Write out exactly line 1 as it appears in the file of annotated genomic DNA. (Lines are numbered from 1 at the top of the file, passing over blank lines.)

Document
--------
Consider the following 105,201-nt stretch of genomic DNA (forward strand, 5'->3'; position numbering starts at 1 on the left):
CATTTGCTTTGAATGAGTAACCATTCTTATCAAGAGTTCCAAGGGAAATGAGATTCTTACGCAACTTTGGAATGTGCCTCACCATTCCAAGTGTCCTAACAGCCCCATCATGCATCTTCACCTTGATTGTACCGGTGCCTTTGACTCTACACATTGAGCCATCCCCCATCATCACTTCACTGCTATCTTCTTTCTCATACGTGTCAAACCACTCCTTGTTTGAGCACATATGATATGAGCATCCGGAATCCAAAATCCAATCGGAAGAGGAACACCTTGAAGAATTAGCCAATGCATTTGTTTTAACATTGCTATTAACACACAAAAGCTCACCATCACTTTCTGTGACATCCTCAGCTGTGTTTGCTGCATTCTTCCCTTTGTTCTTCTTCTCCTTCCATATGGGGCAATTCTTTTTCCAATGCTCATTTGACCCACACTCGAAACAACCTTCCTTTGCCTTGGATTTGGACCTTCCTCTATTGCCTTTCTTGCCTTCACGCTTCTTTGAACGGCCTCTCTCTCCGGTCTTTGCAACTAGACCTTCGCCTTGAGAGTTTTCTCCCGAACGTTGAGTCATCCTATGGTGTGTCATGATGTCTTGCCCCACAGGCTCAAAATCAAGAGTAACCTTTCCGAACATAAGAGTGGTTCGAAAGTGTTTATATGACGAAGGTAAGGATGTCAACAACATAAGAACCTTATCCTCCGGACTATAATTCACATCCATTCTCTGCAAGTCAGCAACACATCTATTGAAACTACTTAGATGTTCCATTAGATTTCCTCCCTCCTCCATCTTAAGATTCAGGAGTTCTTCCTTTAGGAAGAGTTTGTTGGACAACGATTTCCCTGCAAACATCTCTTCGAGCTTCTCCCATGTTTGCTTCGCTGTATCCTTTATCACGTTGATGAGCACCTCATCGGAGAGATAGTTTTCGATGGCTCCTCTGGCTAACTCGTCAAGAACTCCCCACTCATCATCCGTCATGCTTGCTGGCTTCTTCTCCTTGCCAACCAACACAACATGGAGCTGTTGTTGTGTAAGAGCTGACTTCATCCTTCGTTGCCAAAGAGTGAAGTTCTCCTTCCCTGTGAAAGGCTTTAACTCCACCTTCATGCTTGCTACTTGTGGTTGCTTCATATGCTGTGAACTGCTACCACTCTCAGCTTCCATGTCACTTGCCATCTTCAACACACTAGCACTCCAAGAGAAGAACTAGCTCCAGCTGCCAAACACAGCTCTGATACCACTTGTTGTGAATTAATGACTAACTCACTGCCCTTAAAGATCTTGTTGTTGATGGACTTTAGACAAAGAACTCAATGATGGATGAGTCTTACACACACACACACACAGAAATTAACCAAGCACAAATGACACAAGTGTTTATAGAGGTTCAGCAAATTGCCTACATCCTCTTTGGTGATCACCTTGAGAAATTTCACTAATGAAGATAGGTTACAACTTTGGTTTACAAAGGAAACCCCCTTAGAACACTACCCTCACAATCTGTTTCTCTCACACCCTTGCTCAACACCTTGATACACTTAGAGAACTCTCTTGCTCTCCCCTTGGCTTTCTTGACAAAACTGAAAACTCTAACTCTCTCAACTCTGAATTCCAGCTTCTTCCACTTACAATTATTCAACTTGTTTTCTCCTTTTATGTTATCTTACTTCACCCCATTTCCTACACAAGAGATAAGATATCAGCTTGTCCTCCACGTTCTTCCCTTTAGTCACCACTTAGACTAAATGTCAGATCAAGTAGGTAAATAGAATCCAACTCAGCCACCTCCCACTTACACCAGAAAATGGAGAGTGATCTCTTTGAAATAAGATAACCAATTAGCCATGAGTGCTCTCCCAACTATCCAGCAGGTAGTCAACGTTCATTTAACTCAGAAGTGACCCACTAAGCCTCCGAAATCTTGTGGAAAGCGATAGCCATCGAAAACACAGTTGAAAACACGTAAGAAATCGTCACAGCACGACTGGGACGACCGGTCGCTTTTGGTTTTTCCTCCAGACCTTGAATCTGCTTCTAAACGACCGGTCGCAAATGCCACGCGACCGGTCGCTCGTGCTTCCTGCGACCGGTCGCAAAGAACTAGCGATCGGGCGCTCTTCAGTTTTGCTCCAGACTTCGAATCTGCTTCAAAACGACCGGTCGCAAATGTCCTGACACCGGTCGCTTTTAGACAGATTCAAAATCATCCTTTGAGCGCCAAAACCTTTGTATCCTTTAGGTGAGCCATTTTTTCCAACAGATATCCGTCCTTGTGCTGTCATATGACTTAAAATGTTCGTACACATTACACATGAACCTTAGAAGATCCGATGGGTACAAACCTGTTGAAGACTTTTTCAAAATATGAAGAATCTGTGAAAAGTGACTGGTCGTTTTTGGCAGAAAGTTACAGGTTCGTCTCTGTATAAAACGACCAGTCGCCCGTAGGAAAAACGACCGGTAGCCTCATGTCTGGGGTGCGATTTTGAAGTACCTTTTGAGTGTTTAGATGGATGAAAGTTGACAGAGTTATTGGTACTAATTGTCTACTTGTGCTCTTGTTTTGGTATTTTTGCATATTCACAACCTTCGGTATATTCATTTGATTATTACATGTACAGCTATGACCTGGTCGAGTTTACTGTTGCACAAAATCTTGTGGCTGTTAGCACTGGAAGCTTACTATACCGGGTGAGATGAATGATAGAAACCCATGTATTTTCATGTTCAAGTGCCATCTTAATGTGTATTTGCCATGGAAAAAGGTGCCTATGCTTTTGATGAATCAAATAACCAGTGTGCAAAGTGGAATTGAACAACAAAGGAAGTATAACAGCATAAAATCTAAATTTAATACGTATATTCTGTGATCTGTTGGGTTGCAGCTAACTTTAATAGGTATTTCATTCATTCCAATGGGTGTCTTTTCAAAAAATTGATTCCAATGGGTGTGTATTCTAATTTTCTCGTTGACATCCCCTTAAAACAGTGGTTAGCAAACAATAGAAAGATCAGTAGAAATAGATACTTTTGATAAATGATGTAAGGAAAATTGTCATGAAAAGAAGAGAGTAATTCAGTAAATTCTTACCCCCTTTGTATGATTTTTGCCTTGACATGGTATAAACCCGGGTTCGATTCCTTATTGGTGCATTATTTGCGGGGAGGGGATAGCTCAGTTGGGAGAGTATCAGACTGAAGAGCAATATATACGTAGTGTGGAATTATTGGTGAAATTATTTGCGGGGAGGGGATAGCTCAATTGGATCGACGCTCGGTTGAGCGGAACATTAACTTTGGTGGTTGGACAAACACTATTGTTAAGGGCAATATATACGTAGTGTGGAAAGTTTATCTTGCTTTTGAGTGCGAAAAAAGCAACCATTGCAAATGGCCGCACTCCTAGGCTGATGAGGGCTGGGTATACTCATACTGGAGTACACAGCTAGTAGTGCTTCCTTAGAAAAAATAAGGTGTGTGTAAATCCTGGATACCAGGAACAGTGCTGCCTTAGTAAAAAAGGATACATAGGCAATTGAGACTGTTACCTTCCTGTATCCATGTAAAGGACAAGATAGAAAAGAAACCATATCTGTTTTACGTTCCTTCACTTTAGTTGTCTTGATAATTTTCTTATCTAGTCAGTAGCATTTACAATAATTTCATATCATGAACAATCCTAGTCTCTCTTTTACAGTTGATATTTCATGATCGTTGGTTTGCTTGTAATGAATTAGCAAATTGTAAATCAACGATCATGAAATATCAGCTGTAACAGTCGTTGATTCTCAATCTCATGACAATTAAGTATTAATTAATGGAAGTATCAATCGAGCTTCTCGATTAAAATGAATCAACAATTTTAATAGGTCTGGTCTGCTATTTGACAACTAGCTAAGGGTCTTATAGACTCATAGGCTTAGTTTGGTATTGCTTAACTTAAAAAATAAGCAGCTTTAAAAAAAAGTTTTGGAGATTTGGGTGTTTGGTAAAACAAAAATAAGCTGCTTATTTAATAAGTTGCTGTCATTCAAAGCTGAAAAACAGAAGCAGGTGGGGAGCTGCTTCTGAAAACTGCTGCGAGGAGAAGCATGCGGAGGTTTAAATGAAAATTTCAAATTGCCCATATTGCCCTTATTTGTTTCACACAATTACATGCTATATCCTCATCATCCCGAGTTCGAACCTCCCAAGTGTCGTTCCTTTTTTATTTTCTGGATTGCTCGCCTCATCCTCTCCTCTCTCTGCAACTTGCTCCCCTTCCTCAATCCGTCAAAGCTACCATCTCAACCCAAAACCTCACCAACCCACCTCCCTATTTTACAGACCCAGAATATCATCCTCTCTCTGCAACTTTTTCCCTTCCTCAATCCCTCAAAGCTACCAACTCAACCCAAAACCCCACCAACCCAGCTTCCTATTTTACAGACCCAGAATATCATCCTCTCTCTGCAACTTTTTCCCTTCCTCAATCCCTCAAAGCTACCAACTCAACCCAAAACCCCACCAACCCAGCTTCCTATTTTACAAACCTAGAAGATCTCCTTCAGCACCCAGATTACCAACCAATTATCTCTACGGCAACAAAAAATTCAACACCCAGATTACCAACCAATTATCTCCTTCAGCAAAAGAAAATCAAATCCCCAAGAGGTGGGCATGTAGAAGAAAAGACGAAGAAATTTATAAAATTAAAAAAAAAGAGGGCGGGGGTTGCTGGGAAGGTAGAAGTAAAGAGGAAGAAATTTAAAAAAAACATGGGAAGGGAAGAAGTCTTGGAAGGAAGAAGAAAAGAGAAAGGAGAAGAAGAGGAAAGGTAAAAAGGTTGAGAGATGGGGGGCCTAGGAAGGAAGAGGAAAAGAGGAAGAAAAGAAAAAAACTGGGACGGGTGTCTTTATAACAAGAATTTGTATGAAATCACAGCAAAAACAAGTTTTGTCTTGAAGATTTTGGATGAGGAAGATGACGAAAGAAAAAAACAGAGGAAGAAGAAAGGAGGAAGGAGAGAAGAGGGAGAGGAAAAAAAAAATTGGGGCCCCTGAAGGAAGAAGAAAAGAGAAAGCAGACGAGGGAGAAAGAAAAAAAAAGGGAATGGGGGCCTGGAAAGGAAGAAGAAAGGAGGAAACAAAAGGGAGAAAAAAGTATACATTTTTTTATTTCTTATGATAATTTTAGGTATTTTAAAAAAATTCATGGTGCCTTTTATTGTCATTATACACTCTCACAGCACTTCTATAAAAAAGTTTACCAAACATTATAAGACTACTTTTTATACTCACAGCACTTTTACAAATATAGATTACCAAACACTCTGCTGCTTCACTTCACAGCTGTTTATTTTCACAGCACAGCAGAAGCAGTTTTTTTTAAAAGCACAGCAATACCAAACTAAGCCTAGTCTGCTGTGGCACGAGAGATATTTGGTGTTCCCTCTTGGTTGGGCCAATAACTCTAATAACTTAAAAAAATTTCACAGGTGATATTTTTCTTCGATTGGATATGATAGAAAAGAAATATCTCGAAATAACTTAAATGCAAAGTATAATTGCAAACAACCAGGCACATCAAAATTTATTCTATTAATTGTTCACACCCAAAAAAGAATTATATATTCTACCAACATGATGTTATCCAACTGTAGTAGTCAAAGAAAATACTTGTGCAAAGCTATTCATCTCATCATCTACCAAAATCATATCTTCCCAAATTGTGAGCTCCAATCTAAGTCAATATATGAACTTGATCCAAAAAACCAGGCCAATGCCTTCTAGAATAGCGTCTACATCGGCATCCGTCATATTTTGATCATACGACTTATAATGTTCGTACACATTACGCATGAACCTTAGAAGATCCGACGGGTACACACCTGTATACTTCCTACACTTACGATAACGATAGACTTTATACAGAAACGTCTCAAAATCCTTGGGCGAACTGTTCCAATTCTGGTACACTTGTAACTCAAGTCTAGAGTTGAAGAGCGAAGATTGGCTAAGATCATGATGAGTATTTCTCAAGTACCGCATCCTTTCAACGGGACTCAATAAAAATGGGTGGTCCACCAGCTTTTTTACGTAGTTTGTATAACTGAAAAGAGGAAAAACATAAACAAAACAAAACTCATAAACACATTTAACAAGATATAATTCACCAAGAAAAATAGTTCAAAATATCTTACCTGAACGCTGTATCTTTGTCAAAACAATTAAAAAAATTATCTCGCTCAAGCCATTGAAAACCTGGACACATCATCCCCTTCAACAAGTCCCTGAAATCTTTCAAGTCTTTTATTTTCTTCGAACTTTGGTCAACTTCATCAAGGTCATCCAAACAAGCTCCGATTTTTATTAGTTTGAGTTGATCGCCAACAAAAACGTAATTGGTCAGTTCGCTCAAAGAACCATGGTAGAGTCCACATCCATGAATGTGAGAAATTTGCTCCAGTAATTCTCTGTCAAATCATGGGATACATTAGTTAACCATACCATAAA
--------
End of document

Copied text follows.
Consider the following 105,201-nt stretch of genomic DNA (forward strand, 5'->3'; position numbering starts at 1 on the left):